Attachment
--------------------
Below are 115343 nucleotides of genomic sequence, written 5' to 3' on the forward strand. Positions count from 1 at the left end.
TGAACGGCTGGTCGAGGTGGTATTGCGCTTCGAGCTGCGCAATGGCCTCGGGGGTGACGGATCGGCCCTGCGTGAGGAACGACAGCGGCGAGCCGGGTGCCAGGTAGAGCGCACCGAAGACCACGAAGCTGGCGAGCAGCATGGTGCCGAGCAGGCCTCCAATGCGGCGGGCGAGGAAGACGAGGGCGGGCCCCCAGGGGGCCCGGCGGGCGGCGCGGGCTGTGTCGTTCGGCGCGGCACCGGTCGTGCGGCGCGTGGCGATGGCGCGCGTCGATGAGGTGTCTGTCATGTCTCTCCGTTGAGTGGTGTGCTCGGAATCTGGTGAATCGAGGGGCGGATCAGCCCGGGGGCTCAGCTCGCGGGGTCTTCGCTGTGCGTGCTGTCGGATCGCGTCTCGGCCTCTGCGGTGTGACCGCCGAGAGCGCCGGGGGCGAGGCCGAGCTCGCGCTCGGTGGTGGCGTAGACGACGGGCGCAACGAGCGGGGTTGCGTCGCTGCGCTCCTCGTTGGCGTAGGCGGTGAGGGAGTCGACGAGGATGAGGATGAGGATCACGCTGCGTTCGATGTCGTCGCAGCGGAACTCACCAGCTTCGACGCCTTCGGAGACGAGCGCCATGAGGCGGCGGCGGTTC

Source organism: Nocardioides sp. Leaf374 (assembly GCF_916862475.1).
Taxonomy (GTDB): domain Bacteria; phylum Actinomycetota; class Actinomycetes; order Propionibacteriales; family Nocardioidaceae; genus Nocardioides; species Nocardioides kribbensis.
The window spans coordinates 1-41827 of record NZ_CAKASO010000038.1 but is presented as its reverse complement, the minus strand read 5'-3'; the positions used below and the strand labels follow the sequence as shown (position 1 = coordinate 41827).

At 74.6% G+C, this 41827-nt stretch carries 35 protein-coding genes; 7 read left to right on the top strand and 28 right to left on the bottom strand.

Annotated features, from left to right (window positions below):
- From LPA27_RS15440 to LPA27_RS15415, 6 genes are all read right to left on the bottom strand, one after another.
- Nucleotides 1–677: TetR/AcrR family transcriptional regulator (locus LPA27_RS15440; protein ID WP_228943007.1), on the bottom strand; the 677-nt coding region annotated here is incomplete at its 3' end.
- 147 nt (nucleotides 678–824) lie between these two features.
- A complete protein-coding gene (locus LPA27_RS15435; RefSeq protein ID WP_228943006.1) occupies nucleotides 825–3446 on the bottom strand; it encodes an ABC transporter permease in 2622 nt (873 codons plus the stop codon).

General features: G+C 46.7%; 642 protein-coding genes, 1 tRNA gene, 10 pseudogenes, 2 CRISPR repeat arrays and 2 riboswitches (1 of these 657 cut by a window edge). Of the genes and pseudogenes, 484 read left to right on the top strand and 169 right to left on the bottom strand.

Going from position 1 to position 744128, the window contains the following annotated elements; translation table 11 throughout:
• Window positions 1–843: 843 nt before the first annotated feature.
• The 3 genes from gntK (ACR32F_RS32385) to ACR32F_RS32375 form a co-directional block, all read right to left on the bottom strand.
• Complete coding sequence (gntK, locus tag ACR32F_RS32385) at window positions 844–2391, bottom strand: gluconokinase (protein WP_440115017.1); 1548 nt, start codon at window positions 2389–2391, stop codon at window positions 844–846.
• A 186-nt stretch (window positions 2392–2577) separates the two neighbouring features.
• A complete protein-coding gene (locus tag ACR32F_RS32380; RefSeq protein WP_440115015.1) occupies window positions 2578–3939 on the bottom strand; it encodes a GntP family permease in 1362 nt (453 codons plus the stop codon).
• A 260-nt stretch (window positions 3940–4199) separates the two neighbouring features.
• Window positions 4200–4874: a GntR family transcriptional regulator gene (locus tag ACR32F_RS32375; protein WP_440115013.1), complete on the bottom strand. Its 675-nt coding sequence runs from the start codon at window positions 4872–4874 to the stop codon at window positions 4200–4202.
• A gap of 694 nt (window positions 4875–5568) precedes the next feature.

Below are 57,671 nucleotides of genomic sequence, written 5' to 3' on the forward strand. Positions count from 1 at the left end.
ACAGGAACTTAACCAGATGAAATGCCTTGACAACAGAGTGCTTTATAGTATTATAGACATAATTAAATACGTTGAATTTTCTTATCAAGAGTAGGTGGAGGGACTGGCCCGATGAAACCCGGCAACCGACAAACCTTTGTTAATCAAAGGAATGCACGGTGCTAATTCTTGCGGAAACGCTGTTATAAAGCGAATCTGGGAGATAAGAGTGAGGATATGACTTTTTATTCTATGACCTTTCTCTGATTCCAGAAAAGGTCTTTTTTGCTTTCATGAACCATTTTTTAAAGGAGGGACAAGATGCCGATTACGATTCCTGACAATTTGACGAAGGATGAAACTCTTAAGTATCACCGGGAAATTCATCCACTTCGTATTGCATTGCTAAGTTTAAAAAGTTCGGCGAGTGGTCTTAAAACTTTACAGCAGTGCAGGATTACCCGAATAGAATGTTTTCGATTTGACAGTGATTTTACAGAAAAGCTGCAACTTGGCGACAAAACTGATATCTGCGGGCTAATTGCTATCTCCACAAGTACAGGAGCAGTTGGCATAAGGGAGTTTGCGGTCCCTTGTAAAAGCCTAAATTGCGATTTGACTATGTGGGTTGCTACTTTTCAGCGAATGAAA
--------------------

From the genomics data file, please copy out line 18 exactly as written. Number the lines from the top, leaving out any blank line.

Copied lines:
• A complete protein-coding gene (locus tag ACR32F_RS32380; RefSeq protein WP_440115015.1) occupies window positions 2578–3939 on the bottom strand; it encodes a GntP family permease in 1362 nt (453 codons plus the stop codon).